There is a legend as to why during the Chinese New Year Festival doors are decorated with Chinese couplets on red paper, people wear red clothing, firecrackers are set off, and families making dumplings.
The legend started about 4,000 years ago, when there was a vicious monster called Nian 年兽 (pronounced nián shòu), which ate people, crops, and livestock on the last day of every year.
People tried to fight the monster, but didn’t succeed. The only way people could survive was to leave the village and hide in the mountains.
It is said that one New Year’s eve when most people had already left the village, an old lady whose husband was too ill to move decided to stay.
As she was preparing food for her husband, a beggar knocked on the door and asked for food. The old lady felt sorry for him, so she invited him in, and gave him some of the food she had just prepared.
After eating, the beggar asked: “Why is there no one else in the village?” The old lady told him about Nian. “Don’t worry!” he said. “I can help you expel the monster.”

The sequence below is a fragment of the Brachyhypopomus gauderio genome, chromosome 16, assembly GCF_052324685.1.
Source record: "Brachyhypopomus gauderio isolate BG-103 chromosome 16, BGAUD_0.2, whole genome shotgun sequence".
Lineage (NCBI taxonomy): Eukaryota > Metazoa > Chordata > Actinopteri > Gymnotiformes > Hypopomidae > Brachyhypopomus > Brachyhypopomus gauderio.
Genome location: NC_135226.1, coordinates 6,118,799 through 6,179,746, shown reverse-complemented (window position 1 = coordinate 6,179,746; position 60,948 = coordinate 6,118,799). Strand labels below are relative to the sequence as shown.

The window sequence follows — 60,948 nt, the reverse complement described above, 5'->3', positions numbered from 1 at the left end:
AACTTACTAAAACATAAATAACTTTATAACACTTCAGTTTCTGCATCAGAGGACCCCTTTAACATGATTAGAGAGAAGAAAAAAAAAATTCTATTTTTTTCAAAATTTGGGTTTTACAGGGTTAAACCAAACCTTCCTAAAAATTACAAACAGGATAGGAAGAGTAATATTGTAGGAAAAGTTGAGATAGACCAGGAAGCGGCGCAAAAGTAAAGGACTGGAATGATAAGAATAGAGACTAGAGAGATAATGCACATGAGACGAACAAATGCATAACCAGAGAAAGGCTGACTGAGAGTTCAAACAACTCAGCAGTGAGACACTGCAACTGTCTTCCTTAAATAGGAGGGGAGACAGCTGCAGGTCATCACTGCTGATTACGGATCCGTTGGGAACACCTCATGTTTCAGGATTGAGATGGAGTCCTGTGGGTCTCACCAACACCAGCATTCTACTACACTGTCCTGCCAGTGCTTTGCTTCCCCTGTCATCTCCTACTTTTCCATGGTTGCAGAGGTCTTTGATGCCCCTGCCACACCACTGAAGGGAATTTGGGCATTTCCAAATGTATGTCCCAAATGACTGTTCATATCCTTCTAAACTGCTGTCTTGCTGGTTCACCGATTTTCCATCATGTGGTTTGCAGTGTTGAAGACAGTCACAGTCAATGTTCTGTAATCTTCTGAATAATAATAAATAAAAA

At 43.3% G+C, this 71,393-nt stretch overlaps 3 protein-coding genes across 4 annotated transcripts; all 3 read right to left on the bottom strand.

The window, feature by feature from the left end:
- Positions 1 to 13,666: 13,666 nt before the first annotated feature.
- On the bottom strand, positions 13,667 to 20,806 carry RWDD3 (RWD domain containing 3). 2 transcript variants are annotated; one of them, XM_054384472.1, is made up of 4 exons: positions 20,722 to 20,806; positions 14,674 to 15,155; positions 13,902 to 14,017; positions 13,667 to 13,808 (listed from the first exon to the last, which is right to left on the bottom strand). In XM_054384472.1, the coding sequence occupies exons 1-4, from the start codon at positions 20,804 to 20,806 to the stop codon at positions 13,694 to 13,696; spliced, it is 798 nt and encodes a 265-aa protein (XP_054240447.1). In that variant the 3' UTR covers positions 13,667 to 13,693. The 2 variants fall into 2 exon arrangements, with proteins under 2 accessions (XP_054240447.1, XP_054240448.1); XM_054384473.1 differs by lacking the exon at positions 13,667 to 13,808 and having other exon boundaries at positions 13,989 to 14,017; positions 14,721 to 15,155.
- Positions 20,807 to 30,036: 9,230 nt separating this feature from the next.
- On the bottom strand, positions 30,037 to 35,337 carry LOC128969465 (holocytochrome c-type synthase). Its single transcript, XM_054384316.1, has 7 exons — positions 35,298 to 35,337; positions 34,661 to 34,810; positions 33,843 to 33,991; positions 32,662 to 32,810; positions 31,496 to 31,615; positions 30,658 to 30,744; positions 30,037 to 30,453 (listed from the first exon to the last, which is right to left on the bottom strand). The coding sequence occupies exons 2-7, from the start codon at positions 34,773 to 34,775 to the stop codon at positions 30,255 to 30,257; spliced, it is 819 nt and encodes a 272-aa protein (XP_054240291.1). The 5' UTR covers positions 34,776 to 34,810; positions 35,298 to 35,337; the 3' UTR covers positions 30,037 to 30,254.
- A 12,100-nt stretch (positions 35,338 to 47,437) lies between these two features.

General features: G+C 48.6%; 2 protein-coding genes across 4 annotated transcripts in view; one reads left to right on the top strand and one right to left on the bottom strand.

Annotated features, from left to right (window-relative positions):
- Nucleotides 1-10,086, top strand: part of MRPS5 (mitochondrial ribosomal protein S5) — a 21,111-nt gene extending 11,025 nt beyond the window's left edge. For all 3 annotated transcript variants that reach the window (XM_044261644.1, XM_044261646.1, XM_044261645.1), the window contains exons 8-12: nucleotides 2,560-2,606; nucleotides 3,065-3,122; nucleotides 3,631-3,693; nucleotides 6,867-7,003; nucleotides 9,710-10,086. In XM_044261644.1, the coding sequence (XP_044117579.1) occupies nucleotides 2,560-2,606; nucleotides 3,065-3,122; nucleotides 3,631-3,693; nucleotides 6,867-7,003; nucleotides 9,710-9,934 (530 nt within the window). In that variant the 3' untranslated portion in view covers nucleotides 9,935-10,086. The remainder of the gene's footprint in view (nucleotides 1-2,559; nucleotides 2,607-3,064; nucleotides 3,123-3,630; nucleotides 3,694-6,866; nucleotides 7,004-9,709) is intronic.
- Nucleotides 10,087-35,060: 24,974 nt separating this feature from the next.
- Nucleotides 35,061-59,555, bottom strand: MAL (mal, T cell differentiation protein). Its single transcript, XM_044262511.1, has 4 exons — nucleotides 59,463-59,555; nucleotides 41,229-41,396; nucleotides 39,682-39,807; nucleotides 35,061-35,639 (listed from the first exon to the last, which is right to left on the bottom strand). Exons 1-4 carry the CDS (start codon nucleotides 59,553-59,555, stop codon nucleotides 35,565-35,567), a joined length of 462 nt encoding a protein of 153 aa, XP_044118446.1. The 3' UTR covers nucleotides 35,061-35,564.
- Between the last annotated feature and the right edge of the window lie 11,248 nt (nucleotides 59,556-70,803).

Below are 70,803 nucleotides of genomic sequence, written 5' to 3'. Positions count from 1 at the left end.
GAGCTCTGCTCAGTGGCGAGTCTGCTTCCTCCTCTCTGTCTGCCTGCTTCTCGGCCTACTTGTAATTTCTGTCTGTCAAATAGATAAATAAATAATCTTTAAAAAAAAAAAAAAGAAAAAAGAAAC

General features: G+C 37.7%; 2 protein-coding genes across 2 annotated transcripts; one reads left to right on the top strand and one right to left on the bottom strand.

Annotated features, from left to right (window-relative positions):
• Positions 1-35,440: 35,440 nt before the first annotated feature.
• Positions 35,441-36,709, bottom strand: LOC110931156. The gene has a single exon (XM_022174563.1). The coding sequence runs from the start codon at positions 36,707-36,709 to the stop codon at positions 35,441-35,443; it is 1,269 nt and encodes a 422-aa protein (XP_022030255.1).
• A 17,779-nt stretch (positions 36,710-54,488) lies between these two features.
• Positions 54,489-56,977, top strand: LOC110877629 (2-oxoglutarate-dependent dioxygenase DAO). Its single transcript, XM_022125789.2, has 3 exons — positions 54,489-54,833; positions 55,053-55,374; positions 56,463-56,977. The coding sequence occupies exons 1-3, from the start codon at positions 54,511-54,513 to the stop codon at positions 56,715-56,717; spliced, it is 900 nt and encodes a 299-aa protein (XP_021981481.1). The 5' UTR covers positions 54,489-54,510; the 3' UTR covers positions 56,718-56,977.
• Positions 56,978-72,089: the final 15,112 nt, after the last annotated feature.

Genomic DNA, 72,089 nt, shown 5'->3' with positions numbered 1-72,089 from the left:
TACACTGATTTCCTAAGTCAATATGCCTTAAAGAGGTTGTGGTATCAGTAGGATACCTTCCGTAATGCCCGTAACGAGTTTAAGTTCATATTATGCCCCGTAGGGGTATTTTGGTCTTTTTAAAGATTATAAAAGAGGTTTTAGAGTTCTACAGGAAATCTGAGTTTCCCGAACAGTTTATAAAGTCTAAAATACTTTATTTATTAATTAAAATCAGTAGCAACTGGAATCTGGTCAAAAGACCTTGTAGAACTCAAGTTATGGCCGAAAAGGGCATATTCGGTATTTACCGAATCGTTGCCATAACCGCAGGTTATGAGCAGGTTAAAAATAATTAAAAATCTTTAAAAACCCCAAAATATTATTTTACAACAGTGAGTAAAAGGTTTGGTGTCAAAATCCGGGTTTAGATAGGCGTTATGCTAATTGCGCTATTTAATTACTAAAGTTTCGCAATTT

He borrowed some red paper and red a cloth from her. He pasted the paper on the door, put the red cloth on himself, and sat outside the front door, waiting for the monster.
When Nian appeared, the hungry, grumpy monster approached the house, preparing to swallow the beggar.
The beggar started to burn the bamboo cane in his hand, and the cracking sound frightened Nian, and made the monster so dizzy and scared that it fell against the door.
When Nian opened its eyes, it saw the bright red paper pasted on it, which his eyes hurt like crazy.
At that moment, the old lady was chopping dumpling meat loudly in the kitchen. The sound gave Nian a huge headache.
Nian couldn’t stand it anymore, and finally ran away. Suddenly, the beggar disappeared, and the surprised old lady realized he was actually a god.
When the villagers returned, they were shocked to see the old lady and her husband still alive. After she told them about her miraculous experience, they adopted the same methods to protect themselves from Nian every Chinese New Year’s Eve, and Nian has never returned.
Watch Nian-Story of A Chinese Monster 年 from Bai Zhou: